Rotis in the Allgäu is legendary as the place where Otl Aicher lived and worked. What other designer’s domain has acquired such mythical status or become so closely linked with a designer’s personality? Rotis was both venture and vision – and an experiment in which a great deal more was involved than design. What remains?
20. October 2022 | 7 to 9 p.m. (Admission from 6:30 p.m.)
there is nothing here that gives shade
Location: Architektur Galerie Berlin, Karl-Marx-Allee 96, 10243 Berlin
One project, two motorcycles, four men and the confrontation with themselves, each other and the desert.
As part of the “otl aicher 100” project, Karsten de Riese and Michael Klar describe a photo reportage commissioned by BMW that took them to Tunisia in 1975 together with Otl Aicher and his son, Florian. When four strong personalities meet, the potential for conflict is relatively high. Sometimes, even the vastness of the desert is not enough to keep them out of each other’s way. What is decisive is that they always found their way back to each other – even following this trip.
It is a late evening in October 1975 when designer Michael Klar received a call from Otl Aicher asking if he would like to go on an adventure. Klar, who worked as a student representative at the HfG Ulm until its liquidation in 1968, directly agreed. Otl Aicher and photographer Karsten de Riese took a little longer to find common ground. De Riese, too, is a former student of the HfG. He didn’t finish his studies with Aicher: He wanted to go out into the world as a photographer and realize his own projects, which always revolved around people – his preferred subject to this day. Even Aicher’s request for him to join his team to develop the visual image for the 1972 Olympic Games was initially turned down by de Riese. Aicher was not deterred and tried again at a later date – this time with success. Aicher knew what he had in de Riese and was thus able to win him over for the trip to the desert.
For 14 days, the four adventurers walked the same path. They set off at dusk, straight into a cold night. Aicher drove ahead as always, showing the way. He had his own mind and always envisioned a clear goal. One night and a 24-hour crossing later, they finally arrived in Tunis – from there, on and on toward the horizon.
The desert had a special meaning for Otl Aicher: “the desert is a landscape of thought. you don’t just walk around between dunes, you go on walks of thought. your horizons of thought change.” The fewer external distractions, the more significant the immediate environment becomes. The focus changes. In the absence of civilization, people focus on what’s important. Not knowing in the morning whether you will reach your destination in the evening can evoke conflicting feelings. For one person, the focus is on freedom and the ambition to reach the set goal. For another, a resistance spreads within. The desert holds its own challenge for every human being, and, as such, it has become the scene for tests of human endurance. Sometimes even its vastness is not enough to keep travel companions out of each other’s way. The crucial thing is that the four of them always found their way back to each other – also after this tour.
Karsten de Riese’s slide show with the Kodak Carousel projector is a retrospective of an intensive and unique journey that left its mark on all participants. Together with Michael Klar, he places the adventure in the common prehistory of the protagonists and the later private and professional points of contact. Conflicts as well as cheerful anecdotes are illuminated, which in the end grew into friendships based on mutual respect and appreciation.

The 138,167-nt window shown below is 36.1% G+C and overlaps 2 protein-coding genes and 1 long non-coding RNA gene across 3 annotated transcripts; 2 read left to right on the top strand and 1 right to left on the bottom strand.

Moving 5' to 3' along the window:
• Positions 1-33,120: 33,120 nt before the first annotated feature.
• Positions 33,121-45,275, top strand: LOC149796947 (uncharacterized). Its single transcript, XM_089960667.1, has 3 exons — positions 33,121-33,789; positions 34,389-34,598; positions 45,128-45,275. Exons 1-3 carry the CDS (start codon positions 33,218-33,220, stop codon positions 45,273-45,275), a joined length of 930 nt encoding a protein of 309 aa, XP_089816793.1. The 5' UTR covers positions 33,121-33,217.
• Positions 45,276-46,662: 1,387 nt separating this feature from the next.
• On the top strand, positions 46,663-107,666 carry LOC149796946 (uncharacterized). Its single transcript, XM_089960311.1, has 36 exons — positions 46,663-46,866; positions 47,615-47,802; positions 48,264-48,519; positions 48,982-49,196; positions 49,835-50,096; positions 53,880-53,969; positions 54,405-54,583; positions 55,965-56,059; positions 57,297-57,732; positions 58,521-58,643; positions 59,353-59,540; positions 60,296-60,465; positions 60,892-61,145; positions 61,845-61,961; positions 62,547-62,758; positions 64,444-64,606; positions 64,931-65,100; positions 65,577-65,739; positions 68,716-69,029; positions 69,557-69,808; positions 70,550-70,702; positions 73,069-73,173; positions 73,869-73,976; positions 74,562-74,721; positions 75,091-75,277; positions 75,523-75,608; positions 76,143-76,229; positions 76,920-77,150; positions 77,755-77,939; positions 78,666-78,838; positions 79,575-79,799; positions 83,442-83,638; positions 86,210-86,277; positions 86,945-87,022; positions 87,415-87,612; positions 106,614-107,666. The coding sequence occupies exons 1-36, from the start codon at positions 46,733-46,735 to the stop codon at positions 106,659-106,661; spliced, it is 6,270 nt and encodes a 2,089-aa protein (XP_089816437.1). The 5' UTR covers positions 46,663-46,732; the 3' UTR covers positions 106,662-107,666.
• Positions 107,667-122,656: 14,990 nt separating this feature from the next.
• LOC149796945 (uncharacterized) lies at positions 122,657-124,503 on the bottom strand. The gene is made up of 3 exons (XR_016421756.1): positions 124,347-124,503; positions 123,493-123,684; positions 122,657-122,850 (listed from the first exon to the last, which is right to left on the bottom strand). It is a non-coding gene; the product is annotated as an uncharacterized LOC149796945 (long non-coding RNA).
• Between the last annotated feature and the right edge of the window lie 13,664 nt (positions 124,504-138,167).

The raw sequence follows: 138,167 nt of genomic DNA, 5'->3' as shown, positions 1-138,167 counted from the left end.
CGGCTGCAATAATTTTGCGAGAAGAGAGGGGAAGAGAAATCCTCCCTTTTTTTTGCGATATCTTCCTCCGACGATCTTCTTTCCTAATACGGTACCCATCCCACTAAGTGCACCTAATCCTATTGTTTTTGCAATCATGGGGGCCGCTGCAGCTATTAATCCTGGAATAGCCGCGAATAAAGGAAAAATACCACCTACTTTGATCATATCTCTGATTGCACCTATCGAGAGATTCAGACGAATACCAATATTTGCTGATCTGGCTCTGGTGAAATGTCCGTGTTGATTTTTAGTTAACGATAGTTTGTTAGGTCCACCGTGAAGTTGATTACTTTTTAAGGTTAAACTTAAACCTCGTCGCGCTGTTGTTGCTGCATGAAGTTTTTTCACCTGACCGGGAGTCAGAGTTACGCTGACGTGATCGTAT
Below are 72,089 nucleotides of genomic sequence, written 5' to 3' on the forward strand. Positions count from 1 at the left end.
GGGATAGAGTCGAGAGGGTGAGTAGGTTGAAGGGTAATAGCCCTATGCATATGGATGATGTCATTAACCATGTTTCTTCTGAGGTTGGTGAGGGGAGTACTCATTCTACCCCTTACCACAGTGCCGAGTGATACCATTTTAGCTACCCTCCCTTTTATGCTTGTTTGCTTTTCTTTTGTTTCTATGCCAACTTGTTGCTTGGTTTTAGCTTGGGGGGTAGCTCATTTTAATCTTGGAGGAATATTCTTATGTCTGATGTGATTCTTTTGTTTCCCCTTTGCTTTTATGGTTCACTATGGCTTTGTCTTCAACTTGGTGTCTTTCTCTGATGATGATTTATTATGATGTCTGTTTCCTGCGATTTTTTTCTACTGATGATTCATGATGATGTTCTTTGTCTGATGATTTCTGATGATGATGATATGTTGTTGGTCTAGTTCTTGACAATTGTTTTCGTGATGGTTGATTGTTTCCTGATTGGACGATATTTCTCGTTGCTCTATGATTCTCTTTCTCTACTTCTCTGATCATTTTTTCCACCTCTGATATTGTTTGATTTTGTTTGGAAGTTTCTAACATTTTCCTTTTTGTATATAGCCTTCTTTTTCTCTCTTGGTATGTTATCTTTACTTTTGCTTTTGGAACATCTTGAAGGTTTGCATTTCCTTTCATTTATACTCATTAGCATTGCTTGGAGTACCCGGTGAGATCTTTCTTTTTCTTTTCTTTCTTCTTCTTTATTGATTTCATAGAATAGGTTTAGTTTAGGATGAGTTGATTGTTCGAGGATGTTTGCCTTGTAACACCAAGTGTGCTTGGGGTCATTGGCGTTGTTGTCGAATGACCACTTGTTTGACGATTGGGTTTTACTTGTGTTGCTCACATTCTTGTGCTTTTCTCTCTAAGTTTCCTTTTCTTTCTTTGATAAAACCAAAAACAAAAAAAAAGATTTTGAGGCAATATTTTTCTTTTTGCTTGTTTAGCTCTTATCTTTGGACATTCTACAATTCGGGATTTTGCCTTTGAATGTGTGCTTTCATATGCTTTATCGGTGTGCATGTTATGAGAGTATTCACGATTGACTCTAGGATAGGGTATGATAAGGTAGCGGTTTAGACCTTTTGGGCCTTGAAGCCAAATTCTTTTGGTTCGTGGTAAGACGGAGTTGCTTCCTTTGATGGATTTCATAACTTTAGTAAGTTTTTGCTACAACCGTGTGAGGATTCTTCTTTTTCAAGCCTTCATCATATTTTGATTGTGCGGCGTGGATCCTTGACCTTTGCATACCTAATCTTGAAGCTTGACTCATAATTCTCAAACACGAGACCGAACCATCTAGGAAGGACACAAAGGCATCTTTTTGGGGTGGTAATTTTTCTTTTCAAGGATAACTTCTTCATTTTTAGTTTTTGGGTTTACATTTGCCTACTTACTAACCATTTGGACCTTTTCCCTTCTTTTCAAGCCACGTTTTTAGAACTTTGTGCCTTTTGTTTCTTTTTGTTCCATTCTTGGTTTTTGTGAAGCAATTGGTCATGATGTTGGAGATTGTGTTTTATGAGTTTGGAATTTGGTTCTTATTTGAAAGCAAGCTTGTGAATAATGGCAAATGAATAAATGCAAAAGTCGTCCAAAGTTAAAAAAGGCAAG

Slideshow and talk
Karsten de Riese
Born in 1942 in Eisenach. Trained as a photographer in Munich, then studied at the Hochschule für Gestaltung (HfG) in Ulm. Freelance work for news weeklies and magazines, institutions and commercial enterprises, as well as on his own projects. From 1969 to 1972 he was the officially commissioned photographer for the OC of the Olympic Games in Munich. Collaboration with Otl Aicher until his death in 1991. In the broadest sense, the human being is always at the center of all his work, especially his long-term projects. Karsten de Riese lives in the Isar valley south of Munich.
Prof. Michael Klar
Born 1943 in Berlin. Designer, studied at the Hochschule für Gestaltung Ulm, also with Otl Aicher. Collaborated with the Kapitzki/Ohl group for the Pavilion of the Federal Republic of Germany at EXPO 67 Montreal. As a student representative, he was involved in the disputes leading up to the liquidation of the HfG in 1968 by a resurgent political right in the Baden-Württemberg state parliament. 1972 Professorship for Visual Communication at the FH für Gestaltung Schwäbisch Gmünd, whose teaching concepts he significantly influenced. 1992 Professorship for Information Design at the Berlin University of the Arts and founding dean of the Faculty of Design at the University of Applied Sciences, Dresden. Today, many of his students teach at universities in Germany and abroad. Michael Klar lives and works in Berlin.
Born in 1972 in Osnabrück. Initiator and artistic director of the project “otl aicher 100”. Designer and managing director of Stiehl/Over/Gehrmann with offices in Berlin and Osnabrück. Has been working in the fields of corporate identity / corporate design, user experience / user interface design and design strategy since 1994. With his team, Kai Gehrmann advises companies on the design of their analog and digital brand communication. He is also responsible for the worldwide licensing and further development of the otl aicher pictograms.